A sense of urgency on retrofits
Fixing L.A. buildings vulnerable to collapse is vital before next big quake, Garcetti says.
Los Angeles Mayor Eric Garcetti said the significant destruction and death toll from Tuesday’s earthquake in Mexico should prompt owners and local governments across California to get more buildings retrofitted to withstand quakes as soon as possible.
A viral video capturing the collapse of a five-story concrete building — remarkable for the detail it shows of how such structures behave in an actual quake — has become a startling and visceral illustration for how seemingly solid buildings can become brittle and crumble when shaken side to side.
“Any building owner who thinks they should sit back and relax for the next 20 years should view that video. And let’s figure out a way to get to work now,” Garcetti said.
“What’s more expensive,” he asked, “the loss of your entire property — let alone the loss of lives — or the investment in making sure that no earthquake of that size will destroy your building or kill anyone?”
Structural engineers in California say it’s clear that brittle concrete buildings were a major reason for many of the deaths caused by Tuesday’s magnitude 7.1 quake in central Mexico. Only a few local governments around the world have required that brittle concrete buildings be retrofitted, and Los Angeles was one of the first to do so in 2015.
Garcetti proposed the retrofit law, requiring that concrete buildings and wooden apartment buildings with flimsy ground floors be retrofitted by a certain deadline.
Requiring concrete buildings to be retrofitted was at one time controversial in Los Angeles, given the expense, which can exceed $1 million for a large structure. L.A.’s seismic safety law permitted a lengthy deadline — 25 years to retrofit a concrete building once the city issues an order requiring the building be seismically evaluated for risk of collapse.
(The deadline for wooden apartment buildings is shorter — seven years after an order is given.)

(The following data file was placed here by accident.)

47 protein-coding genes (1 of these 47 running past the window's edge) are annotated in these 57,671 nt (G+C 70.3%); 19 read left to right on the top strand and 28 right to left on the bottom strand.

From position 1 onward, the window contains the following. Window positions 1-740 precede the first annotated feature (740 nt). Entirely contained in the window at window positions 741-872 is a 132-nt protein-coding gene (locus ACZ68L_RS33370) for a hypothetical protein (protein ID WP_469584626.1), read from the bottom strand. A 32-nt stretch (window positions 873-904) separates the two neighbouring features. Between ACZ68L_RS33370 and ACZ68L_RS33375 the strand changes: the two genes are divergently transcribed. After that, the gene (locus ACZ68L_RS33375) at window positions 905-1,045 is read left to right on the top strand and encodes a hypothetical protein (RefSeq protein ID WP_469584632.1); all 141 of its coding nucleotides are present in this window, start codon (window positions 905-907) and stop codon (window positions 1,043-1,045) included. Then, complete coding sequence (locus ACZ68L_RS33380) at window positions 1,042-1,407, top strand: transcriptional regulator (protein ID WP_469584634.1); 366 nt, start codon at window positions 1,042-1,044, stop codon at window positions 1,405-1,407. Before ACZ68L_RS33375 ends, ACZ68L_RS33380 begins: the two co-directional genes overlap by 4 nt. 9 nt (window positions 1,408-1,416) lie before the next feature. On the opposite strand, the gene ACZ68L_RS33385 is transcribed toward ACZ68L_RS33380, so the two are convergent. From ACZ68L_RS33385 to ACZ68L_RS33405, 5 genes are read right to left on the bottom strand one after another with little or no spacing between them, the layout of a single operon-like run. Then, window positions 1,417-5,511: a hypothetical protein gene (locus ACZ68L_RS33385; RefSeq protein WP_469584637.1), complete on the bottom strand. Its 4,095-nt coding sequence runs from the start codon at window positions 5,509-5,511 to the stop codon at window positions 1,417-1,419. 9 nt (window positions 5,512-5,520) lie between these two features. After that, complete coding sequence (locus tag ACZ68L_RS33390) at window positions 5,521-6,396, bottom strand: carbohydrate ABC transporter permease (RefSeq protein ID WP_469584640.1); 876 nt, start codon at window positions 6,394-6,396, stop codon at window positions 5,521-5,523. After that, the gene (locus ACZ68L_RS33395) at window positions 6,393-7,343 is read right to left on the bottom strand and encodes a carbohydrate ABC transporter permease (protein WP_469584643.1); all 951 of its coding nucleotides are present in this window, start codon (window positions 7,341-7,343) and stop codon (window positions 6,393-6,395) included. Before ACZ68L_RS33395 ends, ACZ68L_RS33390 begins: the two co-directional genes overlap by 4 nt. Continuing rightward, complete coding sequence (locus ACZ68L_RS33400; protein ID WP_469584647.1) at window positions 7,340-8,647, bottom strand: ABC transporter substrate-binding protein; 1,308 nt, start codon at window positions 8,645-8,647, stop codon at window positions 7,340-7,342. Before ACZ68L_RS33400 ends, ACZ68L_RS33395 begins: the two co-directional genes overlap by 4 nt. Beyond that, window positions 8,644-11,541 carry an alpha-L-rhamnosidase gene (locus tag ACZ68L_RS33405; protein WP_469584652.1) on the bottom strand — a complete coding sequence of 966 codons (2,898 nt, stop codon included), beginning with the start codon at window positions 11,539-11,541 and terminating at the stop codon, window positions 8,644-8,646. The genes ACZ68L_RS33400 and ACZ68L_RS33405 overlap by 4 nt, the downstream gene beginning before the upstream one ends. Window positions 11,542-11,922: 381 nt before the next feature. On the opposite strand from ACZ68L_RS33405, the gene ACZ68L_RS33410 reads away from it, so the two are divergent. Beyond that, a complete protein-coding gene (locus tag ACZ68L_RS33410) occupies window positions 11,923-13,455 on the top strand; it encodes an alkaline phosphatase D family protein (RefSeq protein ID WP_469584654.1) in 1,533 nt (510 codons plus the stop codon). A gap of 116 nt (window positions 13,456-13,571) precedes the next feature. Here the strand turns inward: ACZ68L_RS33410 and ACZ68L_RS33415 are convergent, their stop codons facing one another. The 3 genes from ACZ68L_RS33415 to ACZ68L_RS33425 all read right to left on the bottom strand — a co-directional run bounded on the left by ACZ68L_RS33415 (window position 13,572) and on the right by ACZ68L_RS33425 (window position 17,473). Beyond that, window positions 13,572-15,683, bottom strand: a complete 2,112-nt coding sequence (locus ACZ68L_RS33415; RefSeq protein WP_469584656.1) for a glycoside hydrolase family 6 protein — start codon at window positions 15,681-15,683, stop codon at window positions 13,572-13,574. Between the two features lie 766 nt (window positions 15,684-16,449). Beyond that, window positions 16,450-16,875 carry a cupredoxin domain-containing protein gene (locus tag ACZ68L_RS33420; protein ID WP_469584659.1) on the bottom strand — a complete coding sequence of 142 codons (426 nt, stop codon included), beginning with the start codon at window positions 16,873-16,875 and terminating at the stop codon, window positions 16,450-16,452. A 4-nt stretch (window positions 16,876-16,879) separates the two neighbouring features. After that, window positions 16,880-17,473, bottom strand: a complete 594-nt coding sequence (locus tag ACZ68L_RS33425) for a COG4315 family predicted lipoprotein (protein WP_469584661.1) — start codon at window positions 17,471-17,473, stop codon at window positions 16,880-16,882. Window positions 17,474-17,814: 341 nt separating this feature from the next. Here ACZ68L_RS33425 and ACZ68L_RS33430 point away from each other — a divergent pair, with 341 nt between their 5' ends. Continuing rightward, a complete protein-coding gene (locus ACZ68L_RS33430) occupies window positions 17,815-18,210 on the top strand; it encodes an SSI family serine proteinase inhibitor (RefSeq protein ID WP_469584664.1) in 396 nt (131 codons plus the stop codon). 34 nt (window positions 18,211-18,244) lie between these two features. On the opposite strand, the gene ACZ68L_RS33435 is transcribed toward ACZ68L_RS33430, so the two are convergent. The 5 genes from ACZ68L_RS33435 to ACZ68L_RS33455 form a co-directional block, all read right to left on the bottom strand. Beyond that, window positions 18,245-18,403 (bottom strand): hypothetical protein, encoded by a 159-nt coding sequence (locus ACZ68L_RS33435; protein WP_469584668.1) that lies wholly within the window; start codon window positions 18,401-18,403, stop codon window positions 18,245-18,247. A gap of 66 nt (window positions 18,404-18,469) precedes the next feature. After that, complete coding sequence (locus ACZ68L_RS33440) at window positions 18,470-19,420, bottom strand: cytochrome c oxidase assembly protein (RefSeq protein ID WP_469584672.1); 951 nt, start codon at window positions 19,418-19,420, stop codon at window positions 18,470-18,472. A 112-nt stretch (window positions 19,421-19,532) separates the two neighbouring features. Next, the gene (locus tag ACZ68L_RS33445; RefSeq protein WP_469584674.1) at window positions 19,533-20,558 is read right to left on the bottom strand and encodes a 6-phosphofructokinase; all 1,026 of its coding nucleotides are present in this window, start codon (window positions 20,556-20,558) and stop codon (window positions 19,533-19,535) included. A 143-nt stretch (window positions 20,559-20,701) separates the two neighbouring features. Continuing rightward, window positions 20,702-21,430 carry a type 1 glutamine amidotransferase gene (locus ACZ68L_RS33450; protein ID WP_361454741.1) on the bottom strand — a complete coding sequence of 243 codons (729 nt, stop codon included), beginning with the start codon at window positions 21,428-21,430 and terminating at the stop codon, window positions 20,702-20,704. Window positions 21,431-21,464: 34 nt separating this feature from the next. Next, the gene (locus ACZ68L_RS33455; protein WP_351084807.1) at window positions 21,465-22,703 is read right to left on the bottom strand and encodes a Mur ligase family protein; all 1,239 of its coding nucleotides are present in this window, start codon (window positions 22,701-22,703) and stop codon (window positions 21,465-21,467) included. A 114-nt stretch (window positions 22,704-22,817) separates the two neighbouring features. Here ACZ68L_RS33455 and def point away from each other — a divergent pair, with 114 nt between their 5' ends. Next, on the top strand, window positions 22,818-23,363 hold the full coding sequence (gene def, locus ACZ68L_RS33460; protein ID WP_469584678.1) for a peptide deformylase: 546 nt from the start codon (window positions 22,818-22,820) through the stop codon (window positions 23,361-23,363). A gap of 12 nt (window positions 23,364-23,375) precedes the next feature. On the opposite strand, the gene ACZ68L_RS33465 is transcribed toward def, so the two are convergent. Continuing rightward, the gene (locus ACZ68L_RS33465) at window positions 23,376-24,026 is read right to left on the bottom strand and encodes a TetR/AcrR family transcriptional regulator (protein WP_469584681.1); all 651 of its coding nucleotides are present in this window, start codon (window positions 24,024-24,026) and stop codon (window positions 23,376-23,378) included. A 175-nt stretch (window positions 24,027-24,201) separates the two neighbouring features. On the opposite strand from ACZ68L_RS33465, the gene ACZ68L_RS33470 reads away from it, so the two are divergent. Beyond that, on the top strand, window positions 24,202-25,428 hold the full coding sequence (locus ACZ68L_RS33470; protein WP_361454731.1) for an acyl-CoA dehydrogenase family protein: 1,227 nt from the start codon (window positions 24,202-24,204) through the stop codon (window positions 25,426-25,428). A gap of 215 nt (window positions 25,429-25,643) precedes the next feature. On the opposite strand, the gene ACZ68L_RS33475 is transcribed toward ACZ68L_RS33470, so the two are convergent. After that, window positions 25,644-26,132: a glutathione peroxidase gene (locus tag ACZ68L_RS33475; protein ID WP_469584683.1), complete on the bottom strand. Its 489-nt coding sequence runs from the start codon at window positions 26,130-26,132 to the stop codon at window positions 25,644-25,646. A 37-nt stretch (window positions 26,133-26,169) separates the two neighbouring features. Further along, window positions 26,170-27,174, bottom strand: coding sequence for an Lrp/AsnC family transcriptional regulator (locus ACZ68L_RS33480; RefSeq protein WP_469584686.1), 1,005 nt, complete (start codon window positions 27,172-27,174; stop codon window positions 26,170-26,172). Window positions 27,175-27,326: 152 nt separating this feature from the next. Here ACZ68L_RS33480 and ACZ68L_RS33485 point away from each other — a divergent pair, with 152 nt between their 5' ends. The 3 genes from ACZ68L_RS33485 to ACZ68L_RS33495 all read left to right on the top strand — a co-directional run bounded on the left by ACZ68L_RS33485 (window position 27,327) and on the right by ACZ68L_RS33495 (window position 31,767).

But Garcetti said the destruction this week in Mexico City underscores how important it is to get those buildings retrofitted well before the 25-year deadline.
“The images from Mexico reinforce the route that we took and the importance — despite the expense — of including concrete buildings in our legislation,” the mayor said. “Looking at those horrific images and seeing the tragic consequences remind me of our No. 1 responsibility to save lives, and not just try to calculate a dollar amount of, ‘too much,’ to save a life.
“That said, it also makes me uneasy thinking of 25 years — we picked the compromise of ... putting a mandate that’s very strong, and we were very flexible about the timeline,” Garcetti said.
For now, Garcetti is not proposing a change in law to shorten the deadline to retrofit concrete buildings. But, he said, it would help owners to make it easier to obtain loans to do retrofits, whether they be publicly or privately financed, so they wouldn’t have to pay for the costs all upfront.
The mayor called on other cities throughout California to start looking to L.A.’s retrofit plan as a model.
“Our next step is to do whatever we can on our watch to go even further,” Garcetti said. “If the biggest city in the state can do this, then you can do it, too, in your own backyard.”
Garcetti congratulated other cities, such as Santa Monica, for going one step step beyond L.A. in requiring retrofitting of a certain class of steel-frame building found to be vulnerable to fracturing in an earthquake. He said officials at L.A.’s Department of Building and Safety are assessing the Santa Monica law.
NEIGHBORS place a tarp over part of the street near Maria Elena Jimenez Arizmendi’s home, which was destroyed in Tuesday’s earthquake in Jojutla, Mexico.